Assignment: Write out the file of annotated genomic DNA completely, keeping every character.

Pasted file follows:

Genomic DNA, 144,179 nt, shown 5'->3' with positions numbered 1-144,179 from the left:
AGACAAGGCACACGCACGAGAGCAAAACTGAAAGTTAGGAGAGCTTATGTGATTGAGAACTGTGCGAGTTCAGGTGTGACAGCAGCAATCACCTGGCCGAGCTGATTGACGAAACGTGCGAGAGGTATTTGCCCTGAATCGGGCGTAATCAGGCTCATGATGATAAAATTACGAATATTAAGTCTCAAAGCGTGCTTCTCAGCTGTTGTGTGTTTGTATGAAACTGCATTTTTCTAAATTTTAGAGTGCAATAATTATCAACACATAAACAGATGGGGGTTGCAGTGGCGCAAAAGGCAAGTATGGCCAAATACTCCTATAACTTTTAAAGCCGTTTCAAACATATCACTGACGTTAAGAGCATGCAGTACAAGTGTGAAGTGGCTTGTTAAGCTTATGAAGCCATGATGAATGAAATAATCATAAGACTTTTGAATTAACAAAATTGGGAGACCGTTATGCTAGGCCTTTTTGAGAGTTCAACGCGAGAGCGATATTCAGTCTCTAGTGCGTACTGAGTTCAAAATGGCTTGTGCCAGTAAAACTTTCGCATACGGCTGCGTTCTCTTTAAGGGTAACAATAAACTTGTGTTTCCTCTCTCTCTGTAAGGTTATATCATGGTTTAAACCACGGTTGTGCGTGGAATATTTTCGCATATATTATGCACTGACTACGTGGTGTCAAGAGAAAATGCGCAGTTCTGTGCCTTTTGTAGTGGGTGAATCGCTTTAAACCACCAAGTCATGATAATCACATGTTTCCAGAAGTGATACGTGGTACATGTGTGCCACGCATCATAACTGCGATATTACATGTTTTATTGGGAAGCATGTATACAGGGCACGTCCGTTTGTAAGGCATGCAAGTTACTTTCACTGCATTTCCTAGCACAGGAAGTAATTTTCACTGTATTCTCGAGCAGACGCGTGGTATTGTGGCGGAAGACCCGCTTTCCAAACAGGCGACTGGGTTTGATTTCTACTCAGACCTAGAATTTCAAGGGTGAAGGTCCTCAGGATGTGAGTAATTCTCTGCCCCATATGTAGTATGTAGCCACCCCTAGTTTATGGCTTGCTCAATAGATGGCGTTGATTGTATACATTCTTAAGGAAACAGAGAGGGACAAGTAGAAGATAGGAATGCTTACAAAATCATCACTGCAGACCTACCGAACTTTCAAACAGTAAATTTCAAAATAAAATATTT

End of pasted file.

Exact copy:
Genomic DNA, 144,179 nt, shown 5'->3' with positions numbered 1-144,179 from the left:
AGACAAGGCACACGCACGAGAGCAAAACTGAAAGTTAGGAGAGCTTATGTGATTGAGAACTGTGCGAGTTCAGGTGTGACAGCAGCAATCACCTGGCCGAGCTGATTGACGAAACGTGCGAGAGGTATTTGCCCTGAATCGGGCGTAATCAGGCTCATGATGATAAAATTACGAATATTAAGTCTCAAAGCGTGCTTCTCAGCTGTTGTGTGTTTGTATGAAACTGCATTTTTCTAAATTTTAGAGTGCAATAATTATCAACACATAAACAGATGGGGGTTGCAGTGGCGCAAAAGGCAAGTATGGCCAAATACTCCTATAACTTTTAAAGCCGTTTCAAACATATCACTGACGTTAAGAGCATGCAGTACAAGTGTGAAGTGGCTTGTTAAGCTTATGAAGCCATGATGAATGAAATAATCATAAGACTTTTGAATTAACAAAATTGGGAGACCGTTATGCTAGGCCTTTTTGAGAGTTCAACGCGAGAGCGATATTCAGTCTCTAGTGCGTACTGAGTTCAAAATGGCTTGTGCCAGTAAAACTTTCGCATACGGCTGCGTTCTCTTTAAGGGTAACAATAAACTTGTGTTTCCTCTCTCTCTGTAAGGTTATATCATGGTTTAAACCACGGTTGTGCGTGGAATATTTTCGCATATATTATGCACTGACTACGTGGTGTCAAGAGAAAATGCGCAGTTCTGTGCCTTTTGTAGTGGGTGAATCGCTTTAAACCACCAAGTCATGATAATCACATGTTTCCAGAAGTGATACGTGGTACATGTGTGCCACGCATCATAACTGCGATATTACATGTTTTATTGGGAAGCATGTATACAGGGCACGTCCGTTTGTAAGGCATGCAAGTTACTTTCACTGCATTTCCTAGCACAGGAAGTAATTTTCACTGTATTCTCGAGCAGACGCGTGGTATTGTGGCGGAAGACCCGCTTTCCAAACAGGCGACTGGGTTTGATTTCTACTCAGACCTAGAATTTCAAGGGTGAAGGTCCTCAGGATGTGAGTAATTCTCTGCCCCATATGTAGTATGTAGCCACCCCTAGTTTATGGCTTGCTCAATAGATGGCGTTGATTGTATACATTCTTAAGGAAACAGAGAGGGACAAGTAGAAGATAGGAATGCTTACAAAATCATCACTGCAGACCTACCGAACTTTCAAACAGTAAATTTCAAAATAAAATATTT